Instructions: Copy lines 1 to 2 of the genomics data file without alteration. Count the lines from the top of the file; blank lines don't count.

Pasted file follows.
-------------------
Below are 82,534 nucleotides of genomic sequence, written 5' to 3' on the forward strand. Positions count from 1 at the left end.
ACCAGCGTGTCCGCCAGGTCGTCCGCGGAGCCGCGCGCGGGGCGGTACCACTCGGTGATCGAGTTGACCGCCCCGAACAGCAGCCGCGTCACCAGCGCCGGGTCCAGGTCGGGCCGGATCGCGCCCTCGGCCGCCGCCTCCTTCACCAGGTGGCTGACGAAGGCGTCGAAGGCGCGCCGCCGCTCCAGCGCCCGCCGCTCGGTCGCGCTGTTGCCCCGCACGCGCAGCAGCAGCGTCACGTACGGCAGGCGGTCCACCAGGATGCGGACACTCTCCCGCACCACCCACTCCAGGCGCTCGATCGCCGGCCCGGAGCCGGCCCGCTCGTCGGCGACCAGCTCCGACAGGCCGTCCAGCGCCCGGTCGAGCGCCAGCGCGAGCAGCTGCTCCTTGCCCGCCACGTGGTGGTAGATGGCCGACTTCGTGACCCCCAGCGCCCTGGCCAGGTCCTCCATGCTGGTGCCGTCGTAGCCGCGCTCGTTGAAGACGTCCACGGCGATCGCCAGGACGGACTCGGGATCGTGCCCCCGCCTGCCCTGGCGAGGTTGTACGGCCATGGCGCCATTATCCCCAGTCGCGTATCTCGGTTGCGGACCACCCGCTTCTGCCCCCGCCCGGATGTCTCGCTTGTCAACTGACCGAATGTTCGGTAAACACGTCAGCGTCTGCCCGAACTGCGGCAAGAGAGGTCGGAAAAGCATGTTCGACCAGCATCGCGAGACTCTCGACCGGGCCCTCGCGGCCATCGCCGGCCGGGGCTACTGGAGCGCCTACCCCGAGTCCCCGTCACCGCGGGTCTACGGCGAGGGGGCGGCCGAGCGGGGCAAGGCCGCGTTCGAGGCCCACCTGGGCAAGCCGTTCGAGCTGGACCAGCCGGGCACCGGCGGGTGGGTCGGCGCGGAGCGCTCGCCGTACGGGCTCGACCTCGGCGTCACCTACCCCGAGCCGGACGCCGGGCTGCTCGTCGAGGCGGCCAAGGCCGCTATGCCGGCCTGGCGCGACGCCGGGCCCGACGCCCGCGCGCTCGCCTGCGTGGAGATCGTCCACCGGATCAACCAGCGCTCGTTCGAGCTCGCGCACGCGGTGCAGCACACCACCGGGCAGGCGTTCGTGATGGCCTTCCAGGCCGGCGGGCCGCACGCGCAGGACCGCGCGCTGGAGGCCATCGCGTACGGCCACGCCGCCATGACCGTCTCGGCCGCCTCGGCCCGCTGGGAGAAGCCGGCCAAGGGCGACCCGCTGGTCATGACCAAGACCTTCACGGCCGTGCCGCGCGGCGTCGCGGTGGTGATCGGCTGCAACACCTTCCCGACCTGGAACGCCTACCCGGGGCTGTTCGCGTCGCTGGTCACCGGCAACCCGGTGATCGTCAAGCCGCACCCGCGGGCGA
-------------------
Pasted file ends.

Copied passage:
Below are 82,534 nucleotides of genomic sequence, written 5' to 3' on the forward strand. Positions count from 1 at the left end.
ACCAGCGTGTCCGCCAGGTCGTCCGCGGAGCCGCGCGCGGGGCGGTACCACTCGGTGATCGAGTTGACCGCCCCGAACAGCAGCCGCGTCACCAGCGCCGGGTCCAGGTCGGGCCGGATCGCGCCCTCGGCCGCCGCCTCCTTCACCAGGTGGCTGACGAAGGCGTCGAAGGCGCGCCGCCGCTCCAGCGCCCGCCGCTCGGTCGCGCTGTTGCCCCGCACGCGCAGCAGCAGCGTCACGTACGGCAGGCGGTCCACCAGGATGCGGACACTCTCCCGCACCACCCACTCCAGGCGCTCGATCGCCGGCCCGGAGCCGGCCCGCTCGTCGGCGACCAGCTCCGACAGGCCGTCCAGCGCCCGGTCGAGCGCCAGCGCGAGCAGCTGCTCCTTGCCCGCCACGTGGTGGTAGATGGCCGACTTCGTGACCCCCAGCGCCCTGGCCAGGTCCTCCATGCTGGTGCCGTCGTAGCCGCGCTCGTTGAAGACGTCCACGGCGATCGCCAGGACGGACTCGGGATCGTGCCCCCGCCTGCCCTGGCGAGGTTGTACGGCCATGGCGCCATTATCCCCAGTCGCGTATCTCGGTTGCGGACCACCCGCTTCTGCCCCCGCCCGGATGTCTCGCTTGTCAACTGACCGAATGTTCGGTAAACACGTCAGCGTCTGCCCGAACTGCGGCAAGAGAGGTCGGAAAAGCATGTTCGACCAGCATCGCGAGACTCTCGACCGGGCCCTCGCGGCCATCGCCGGCCGGGGCTACTGGAGCGCCTACCCCGAGTCCCCGTCACCGCGGGTCTACGGCGAGGGGGCGGCCGAGCGGGGCAAGGCCGCGTTCGAGGCCCACCTGGGCAAGCCGTTCGAGCTGGACCAGCCGGGCACCGGCGGGTGGGTCGGCGCGGAGCGCTCGCCGTACGGGCTCGACCTCGGCGTCACCTACCCCGAGCCGGACGCCGGGCTGCTCGTCGAGGCGGCCAAGGCCGCTATGCCGGCCTGGCGCGACGCCGGGCCCGACGCCCGCGCGCTCGCCTGCGTGGAGATCGTCCACCGGATCAACCAGCGCTCGTTCGAGCTCGCGCACGCGGTGCAGCACACCACCGGGCAGGCGTTCGTGATGGCCTTCCAGGCCGGCGGGCCGCACGCGCAGGACCGCGCGCTGGAGGCCATCGCGTACGGCCACGCCGCCATGACCGTCTCGGCCGCCTCGGCCCGCTGGGAGAAGCCGGCCAAGGGCGACCCGCTGGTCATGACCAAGACCTTCACGGCCGTGCCGCGCGGCGTCGCGGTGGTGATCGGCTGCAACACCTTCCCGACCTGGAACGCCTACCCGGGGCTGTTCGCGTCGCTGGTCACCGGCAACCCGGTGATCGTCAAGCCGCACCCGCGGGCGA